Latoya Jackson’s sons Andrew, 11, Kameron, 9, and Kantrell, 5.


Autopsies on the boys were initially said to be inconclusive, but further testing determined they had died as a result of a fire inside the home, due to “inhalation of products of combustion” and “carbon monoxide toxicity,” the Cook County Medical Examiner’s Office told reporters in April 2016.

The circumstances surrounding the fire are still not entirely clear more than six years later. The Chicago Fire Department did not respond to a request for comment on the matter.

Fire officials at the time said the boys died as the result of an “incendiary fire” that had damaged the inside of the home but had never spread to the outside. “There was an indication of fire inside, but no one reported the fire,” Chicago Fire Department spokesman Larry Langford told reporters.

A fire official cited by the Chicago Sun-Times nearly a week after the bodies were found acknowledged that burn marks had also been found on the victims, but said authorities weren’t sure if they were burned before or after they were dead.

“Whoever did this… when they first strangled Toya, they tried to set her on fire,” Bussell said she suspected. “The neighbor was saying that they smelled smoke, but it wasn’t enough for them to think there was a fire.”

It was not entirely clear how the fire put itself out, but Glenn Corbett, a fire science expert who works as an associate professor at the John Jay College of Criminal Justice, told The Daily Beast it was possible the fire could have self-extinguished if it was in a “tightly sealed space.”

“You can literally have a situation where all the oxygen is consumed in the room and the fire goes out,” he said. “However, that’s a pretty darn rare event, in most situations.”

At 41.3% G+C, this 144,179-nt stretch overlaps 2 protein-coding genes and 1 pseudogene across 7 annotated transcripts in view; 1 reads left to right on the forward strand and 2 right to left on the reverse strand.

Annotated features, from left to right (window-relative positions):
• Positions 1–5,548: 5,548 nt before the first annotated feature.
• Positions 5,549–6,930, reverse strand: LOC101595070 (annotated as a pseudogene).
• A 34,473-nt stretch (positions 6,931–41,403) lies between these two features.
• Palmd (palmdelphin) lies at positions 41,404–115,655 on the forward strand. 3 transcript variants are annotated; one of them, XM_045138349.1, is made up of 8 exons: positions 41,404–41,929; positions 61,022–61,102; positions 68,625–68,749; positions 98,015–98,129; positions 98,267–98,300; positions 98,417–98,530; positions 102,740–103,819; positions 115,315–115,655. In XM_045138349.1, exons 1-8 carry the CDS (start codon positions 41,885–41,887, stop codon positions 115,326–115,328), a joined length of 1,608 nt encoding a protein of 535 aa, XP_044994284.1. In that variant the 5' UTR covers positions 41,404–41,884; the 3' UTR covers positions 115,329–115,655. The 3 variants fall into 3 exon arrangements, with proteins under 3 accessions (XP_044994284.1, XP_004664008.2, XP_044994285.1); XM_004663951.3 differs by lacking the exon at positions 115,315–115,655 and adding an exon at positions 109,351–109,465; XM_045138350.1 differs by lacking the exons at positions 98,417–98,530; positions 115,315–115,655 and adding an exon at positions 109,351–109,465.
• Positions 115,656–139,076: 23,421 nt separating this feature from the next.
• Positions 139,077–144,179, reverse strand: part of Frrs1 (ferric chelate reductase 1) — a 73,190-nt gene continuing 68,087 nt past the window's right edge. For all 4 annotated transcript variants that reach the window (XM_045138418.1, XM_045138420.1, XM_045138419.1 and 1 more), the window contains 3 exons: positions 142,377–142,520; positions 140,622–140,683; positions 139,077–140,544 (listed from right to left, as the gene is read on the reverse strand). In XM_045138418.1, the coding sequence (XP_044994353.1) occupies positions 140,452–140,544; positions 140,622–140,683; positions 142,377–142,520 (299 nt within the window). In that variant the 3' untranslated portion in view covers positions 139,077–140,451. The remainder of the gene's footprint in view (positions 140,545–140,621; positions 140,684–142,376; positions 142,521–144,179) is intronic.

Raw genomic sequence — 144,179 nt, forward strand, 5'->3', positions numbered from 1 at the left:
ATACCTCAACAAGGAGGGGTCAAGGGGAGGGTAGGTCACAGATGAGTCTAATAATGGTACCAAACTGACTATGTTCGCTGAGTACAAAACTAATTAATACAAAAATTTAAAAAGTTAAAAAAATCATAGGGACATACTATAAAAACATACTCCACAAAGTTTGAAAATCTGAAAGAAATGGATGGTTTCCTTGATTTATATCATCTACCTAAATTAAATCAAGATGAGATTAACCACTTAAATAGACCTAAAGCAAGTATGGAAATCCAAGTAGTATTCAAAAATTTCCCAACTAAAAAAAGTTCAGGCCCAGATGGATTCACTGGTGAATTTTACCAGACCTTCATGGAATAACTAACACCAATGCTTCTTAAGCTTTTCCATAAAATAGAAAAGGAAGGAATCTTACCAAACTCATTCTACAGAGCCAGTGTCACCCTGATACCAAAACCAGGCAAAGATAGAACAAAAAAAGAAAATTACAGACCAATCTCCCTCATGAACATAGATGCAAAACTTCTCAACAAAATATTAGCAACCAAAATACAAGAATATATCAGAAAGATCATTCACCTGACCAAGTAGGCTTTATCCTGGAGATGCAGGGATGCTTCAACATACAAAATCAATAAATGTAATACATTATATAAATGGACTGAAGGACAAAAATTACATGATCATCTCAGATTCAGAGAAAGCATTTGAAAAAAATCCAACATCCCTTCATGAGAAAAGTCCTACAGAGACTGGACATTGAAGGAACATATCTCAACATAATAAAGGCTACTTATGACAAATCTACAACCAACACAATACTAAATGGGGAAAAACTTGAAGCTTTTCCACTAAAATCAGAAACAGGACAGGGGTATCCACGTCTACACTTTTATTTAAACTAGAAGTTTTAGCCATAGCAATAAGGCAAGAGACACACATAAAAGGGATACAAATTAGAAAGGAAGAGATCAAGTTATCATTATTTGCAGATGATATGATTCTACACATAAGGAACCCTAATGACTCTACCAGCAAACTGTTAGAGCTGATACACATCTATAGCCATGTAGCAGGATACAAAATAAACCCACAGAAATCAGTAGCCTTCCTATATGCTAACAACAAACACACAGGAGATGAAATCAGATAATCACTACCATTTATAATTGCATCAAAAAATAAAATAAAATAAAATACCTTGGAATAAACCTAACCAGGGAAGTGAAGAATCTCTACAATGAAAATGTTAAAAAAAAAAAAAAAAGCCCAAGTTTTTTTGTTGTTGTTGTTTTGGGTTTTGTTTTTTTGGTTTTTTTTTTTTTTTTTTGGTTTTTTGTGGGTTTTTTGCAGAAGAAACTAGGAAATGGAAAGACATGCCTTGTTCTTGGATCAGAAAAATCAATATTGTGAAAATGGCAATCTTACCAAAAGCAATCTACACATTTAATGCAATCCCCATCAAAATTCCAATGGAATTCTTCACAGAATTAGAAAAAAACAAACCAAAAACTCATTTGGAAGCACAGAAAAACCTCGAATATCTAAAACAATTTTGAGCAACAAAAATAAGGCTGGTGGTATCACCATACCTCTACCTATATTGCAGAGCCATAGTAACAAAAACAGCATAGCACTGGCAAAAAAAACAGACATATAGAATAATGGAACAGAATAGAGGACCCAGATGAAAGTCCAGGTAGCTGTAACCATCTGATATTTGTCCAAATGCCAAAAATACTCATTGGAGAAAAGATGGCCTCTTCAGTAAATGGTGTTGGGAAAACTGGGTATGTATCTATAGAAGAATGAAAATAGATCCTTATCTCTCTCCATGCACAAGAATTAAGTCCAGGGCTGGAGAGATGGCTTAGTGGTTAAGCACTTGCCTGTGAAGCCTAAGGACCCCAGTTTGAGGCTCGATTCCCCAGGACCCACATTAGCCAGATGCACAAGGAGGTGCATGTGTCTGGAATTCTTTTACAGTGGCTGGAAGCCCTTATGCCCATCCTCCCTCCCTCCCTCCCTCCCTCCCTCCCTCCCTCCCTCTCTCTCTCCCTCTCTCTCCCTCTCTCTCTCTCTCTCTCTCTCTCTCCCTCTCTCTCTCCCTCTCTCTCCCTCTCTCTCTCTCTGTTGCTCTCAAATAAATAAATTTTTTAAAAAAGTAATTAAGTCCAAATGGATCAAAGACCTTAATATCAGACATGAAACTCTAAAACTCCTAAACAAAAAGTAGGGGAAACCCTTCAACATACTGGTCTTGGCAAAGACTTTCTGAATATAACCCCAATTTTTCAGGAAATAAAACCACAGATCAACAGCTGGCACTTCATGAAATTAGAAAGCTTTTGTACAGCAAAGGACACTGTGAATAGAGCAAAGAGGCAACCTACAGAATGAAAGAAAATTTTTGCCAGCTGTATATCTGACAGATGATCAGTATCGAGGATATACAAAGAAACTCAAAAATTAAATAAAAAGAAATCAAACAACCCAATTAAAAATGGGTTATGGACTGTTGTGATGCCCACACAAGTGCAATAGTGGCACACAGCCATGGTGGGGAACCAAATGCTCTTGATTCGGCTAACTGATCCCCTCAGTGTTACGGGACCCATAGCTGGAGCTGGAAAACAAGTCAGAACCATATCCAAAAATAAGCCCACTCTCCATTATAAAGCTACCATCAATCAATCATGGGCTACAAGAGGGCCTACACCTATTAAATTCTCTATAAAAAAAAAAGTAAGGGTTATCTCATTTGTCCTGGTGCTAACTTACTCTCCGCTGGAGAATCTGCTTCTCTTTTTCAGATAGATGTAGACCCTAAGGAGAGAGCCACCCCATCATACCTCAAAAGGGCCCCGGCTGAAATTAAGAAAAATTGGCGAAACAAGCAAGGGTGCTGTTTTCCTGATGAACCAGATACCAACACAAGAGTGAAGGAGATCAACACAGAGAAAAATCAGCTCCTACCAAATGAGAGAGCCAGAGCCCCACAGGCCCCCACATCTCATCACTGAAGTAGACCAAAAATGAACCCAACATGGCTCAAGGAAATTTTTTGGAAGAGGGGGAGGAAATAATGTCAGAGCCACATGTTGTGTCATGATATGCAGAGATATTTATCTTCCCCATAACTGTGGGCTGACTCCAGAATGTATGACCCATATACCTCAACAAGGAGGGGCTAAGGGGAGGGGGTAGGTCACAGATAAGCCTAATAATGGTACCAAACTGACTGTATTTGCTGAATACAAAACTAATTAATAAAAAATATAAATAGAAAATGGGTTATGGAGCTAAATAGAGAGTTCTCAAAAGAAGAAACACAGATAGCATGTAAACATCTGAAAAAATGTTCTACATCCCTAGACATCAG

The boys would have died rather quickly if they succumbed to smoke inhalation from the fire, according to Corbett. In addition to the carbon monoxide that gets released during a fire, “you can get hydrogen cyanide [from the burning of synthetic materials], which is actually even a little bit more nasty than carbon monoxide is.”

It was unclear how long the bodies had been in the house before they were found, Frank Shuftan, a spokesman for the Medical Examiner’s Office, said at the time. A spokesperson for the agency told The Daily Beast the medical examiner was not able to say exactly when the victims had died.

For Jackson’s family and friends, the only thing that’s clear is that the single mom died protecting her kids, and they her.

“I think the oldest son was trying to save her,” Jackson’s cousin, Lisa, told The Daily Beast, saying she recalled being told that Andrew had been found near her.

Bussell, too, said Andrew had been found near his mother.

“They couldn’t open the door at first, ‘cause his body was there,” she said.

Latoya Jackson was found facedown in an enclosed porch, next to a door. The Chicago Tribune reported at the time that one of her sons was found facedown on just the other side of it, the two separated only by the locked door.

“If she saw that harm was coming to her kids, she just went out to try and protect her kids,” Jackson Ray said.

Two boys were found face-up on a bed in the other room, having apparently succumbed to smoke inhalation in their sleep.